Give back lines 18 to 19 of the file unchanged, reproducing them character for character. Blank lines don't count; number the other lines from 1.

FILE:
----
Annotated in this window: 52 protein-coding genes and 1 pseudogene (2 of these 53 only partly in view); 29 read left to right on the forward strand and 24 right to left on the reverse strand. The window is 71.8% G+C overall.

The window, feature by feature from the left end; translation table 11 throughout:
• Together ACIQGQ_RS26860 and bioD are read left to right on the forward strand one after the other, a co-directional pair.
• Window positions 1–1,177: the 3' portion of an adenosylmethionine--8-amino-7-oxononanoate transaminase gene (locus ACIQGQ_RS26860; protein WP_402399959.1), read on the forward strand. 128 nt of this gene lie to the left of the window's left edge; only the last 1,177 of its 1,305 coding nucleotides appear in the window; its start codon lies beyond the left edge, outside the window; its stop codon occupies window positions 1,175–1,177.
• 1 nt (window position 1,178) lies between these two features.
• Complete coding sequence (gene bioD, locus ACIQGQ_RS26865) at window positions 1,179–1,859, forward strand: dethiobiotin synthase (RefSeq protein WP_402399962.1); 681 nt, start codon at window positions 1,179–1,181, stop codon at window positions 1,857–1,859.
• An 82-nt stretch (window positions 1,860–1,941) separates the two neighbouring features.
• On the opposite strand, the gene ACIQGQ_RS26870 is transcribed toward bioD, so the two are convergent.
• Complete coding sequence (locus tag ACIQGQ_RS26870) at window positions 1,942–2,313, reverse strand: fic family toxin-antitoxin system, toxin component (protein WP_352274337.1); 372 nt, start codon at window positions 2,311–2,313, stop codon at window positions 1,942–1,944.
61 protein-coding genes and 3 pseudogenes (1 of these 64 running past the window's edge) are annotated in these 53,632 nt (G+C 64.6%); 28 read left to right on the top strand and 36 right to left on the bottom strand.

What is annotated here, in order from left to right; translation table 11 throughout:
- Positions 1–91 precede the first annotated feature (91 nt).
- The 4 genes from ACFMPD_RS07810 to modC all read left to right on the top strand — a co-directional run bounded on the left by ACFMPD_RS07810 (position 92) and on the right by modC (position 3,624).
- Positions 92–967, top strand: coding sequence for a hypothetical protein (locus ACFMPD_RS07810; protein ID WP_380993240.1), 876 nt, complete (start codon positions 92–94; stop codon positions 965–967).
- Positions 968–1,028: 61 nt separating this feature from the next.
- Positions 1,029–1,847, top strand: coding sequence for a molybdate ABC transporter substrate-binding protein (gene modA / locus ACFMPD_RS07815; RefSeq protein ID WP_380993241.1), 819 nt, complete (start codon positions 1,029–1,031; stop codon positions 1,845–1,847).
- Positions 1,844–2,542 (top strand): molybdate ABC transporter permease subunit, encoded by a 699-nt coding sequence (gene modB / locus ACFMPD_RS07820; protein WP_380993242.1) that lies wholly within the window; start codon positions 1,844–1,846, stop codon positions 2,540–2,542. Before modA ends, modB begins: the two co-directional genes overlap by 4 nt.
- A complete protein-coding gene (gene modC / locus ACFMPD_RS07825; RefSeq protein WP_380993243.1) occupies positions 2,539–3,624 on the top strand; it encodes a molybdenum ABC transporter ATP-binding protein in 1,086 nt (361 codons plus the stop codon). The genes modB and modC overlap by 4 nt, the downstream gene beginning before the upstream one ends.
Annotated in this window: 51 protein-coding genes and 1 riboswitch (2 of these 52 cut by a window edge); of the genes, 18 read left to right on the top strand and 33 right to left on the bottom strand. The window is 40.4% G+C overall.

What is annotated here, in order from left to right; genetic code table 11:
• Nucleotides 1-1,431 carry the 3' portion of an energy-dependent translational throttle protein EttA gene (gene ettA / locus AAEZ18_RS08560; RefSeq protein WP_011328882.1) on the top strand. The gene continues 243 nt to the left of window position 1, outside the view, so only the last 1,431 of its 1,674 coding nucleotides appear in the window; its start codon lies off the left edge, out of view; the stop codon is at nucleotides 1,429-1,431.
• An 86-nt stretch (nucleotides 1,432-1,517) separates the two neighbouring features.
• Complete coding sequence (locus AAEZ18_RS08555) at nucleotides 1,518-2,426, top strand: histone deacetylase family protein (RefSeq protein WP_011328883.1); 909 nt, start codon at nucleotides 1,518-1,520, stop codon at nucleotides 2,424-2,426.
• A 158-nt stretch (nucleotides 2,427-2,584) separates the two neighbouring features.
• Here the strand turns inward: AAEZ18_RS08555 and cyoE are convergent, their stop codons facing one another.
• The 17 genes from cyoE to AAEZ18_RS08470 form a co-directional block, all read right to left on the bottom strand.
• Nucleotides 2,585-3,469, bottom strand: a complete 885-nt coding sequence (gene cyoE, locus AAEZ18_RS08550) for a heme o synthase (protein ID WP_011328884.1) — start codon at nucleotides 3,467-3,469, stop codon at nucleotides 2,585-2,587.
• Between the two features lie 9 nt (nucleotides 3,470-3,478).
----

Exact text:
- A complete protein-coding gene (gene modC / locus ACFMPD_RS07825; RefSeq protein WP_380993243.1) occupies positions 2,539–3,624 on the top strand; it encodes a molybdenum ABC transporter ATP-binding protein in 1,086 nt (361 codons plus the stop codon). The genes modB and modC overlap by 4 nt, the downstream gene beginning before the upstream one ends.
Annotated in this window: 51 protein-coding genes and 1 riboswitch (2 of these 52 cut by a window edge); of the genes, 18 read left to right on the top strand and 33 right to left on the bottom strand. The window is 40.4% G+C overall.